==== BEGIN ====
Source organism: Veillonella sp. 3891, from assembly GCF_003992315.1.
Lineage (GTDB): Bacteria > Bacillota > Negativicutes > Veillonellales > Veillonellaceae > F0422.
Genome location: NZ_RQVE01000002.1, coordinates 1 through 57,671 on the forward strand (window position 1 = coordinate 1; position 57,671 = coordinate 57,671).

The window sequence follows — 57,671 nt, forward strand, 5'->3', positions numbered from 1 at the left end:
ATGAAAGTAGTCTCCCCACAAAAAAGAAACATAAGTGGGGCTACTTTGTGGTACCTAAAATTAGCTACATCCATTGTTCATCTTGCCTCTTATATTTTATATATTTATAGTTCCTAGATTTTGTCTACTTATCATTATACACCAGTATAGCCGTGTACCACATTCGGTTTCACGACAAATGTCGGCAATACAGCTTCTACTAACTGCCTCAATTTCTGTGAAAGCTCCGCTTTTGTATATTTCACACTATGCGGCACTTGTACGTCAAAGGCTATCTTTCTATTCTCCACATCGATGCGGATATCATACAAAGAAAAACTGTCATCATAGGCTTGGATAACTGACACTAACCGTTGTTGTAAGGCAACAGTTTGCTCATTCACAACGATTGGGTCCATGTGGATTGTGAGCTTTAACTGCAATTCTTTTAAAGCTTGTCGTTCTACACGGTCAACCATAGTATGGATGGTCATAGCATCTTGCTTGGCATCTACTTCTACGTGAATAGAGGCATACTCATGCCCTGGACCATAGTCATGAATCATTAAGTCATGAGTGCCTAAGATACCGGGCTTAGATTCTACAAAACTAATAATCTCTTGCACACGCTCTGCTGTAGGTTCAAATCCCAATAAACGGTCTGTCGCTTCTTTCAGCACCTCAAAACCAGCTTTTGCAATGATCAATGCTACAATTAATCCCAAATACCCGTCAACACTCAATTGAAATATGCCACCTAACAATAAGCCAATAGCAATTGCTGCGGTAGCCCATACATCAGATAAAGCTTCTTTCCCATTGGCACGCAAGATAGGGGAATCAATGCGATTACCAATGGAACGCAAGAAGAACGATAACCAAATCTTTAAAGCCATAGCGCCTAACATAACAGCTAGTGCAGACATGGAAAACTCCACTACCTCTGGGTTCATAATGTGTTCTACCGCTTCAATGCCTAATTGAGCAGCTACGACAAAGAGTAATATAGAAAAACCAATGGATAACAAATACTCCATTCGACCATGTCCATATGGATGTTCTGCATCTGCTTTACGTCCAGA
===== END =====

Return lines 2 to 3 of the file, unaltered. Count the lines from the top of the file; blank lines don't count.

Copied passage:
Lineage (GTDB): Bacteria > Bacillota > Negativicutes > Veillonellales > Veillonellaceae > F0422.
Genome location: NZ_RQVE01000002.1, coordinates 1 through 57,671 on the forward strand (window position 1 = coordinate 1; position 57,671 = coordinate 57,671).